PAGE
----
Take the 2-minute tour ×
Programmers Stack Exchange is a question and answer site for professional programmers interested in conceptual questions about software development. It's 100% free, no registration required.

I am a software developer looking for a new set of challenges. I am therefore seriously considering undertaking study towards a Masters of Science in Bioinformatics (I have a bachelor degree in Comp Sci).

I have done extensive reading on the field and find it fascinating. In a perfect world this would be the only consideration. However, I am a little concerned about the economics of such a move.

From talking with people associated with the degree, it looks like salaries in Bioinformatics are about half as much as one would make as an experienced software developer in industry. This would amount to a halving of my wage and all the lifestyle changes that entails.

From my reading it appears that most bioinformatics is done in academia, or government / grant supported research labs.

Is there much opportunity for bioinformaticists to work within industry (pharma, biotech)? Are industry wages higher? Are these opportunities growing?

The people I have spoken to have quoted $50k - $60k for entry level (Masters) positions (in Australia). To go much higher seems to require a phd or post-doc. Does this sound accurate? What is the trend for wages in this field?

It seems that almost all the software used in bioinformatics is open source. I agree that this is excellent for research, but does this come at the exclusion of commercial software? Is there opportunity to build commercial software for bioinformatics?

Finally, what opportunities exist for bioinformaticists to make a comparable income to software developers working in industry?

Thanks.

share|improve this question
1  
Have you sought indirect opportunities in the field? The Kerrighed project, for instance, is an ideal HPC for someone doing research in that field. If you understand the discipline and can actually write software, why not seek a company that caters to writing software for that discipline? Have your cake and eat it, too. –  Tim Post Nov 10 '10 at 8:50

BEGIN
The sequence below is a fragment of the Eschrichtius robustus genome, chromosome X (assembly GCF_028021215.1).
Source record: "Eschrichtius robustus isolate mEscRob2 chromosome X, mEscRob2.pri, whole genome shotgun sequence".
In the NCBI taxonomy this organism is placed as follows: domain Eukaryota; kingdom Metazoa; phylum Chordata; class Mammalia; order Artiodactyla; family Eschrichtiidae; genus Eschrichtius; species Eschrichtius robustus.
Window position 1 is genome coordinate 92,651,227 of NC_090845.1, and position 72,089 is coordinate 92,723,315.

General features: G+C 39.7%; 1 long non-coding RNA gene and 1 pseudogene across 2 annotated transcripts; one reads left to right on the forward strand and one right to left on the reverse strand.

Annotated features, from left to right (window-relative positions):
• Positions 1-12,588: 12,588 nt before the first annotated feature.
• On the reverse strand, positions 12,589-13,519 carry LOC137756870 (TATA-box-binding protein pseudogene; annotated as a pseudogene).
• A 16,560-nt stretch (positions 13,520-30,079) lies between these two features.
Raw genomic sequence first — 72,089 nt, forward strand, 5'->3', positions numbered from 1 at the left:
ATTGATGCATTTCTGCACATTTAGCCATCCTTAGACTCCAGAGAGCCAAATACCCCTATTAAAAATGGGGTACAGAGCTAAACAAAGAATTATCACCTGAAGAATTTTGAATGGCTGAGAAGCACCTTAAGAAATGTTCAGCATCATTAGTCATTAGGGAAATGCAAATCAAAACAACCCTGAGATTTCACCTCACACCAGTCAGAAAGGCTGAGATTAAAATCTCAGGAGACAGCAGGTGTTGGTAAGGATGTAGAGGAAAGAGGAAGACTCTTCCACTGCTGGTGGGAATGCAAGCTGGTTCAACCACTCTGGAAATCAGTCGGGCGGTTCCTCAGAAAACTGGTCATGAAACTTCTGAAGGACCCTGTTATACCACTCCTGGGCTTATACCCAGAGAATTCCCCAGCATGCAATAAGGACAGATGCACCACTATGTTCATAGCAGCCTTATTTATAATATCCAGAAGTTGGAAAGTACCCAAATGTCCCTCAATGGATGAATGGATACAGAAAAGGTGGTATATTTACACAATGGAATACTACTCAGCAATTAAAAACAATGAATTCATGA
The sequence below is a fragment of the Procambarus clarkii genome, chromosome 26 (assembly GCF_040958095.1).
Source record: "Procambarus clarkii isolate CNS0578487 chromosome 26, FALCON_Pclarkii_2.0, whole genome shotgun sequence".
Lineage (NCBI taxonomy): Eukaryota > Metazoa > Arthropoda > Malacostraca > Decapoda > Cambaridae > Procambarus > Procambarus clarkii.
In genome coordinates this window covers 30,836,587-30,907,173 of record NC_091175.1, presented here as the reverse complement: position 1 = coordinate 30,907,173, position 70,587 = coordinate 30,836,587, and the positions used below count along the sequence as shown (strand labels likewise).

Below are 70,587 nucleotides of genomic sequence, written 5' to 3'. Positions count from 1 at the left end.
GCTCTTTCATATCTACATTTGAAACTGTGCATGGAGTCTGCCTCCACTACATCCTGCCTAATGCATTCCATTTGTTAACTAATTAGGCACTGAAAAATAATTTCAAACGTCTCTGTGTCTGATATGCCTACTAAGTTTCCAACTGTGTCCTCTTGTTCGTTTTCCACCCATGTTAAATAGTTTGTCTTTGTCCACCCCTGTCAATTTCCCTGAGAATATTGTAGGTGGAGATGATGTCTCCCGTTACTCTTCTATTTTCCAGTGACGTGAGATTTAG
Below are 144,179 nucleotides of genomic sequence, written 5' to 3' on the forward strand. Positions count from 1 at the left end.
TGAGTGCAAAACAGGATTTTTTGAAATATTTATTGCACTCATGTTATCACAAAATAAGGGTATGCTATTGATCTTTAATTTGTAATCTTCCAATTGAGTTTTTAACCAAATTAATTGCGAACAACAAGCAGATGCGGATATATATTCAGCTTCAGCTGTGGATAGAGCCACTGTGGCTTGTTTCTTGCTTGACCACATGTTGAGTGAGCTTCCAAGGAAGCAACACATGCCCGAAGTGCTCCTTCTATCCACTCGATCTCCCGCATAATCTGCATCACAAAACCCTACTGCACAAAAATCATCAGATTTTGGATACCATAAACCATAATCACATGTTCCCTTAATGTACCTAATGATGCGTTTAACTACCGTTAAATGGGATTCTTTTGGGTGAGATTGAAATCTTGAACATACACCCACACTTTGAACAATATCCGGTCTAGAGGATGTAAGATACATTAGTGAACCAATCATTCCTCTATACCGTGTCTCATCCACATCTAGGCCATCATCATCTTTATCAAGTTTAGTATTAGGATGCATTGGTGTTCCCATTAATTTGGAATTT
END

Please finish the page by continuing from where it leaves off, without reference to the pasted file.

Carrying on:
add comment

1 Answer

I'm writing from the perspective of the U.S. Yes, there are bioinformatics positions in industry, it has become an essential position/group for any pharmaceutical development effort. It's also important for molecular diagnostics and the oncoming wave of whole genome sequencing companies. I'm not sure how the supply and demand for these positions is working out right now, on the commercial side, inside pharma particularly, R&D budgets have been tight and getting tighter.

If you want to have a higher salary range, and in particular, you want to move up the management ladder in any scientific org, a PhD may be a must-have.

To get an idea of salaries, one source is here: http://www.genomeweb.com/8th-annual-salary-survey It is possible you might need to register on the site to get access. Unfortunately, they are grouping scientists and programmers together.

Otherwise I suggest searching the web for "bioinformatics salaries". Glassdoor is an interesting site for getting data on salaries.

Re open source and commercial, yes, there are commercial organizations doing bioinformatics software. Some of that is US-based, some offshore (India, Russia in particular). A lot of the commercial software development is in companies that are making products where software is part of the solution, e.g., gene expression chip makers.

One last comment - try to dig in a little bit to understand what it is that you like best about the field. There is a lot of space, from algorithms around 'omics analysis, to bio/lab data management, to modeling and systems biology. Depending on which of these you are most interested in would direct you toward a grad program and where you might go after school.

Good luck! -- Alex

share|improve this answer
add comment

Your Answer

 
discard

By posting your answer, you agree to the privacy policy and terms of service.

Not the answer you're looking for? Browse other questions tagged or ask your own question.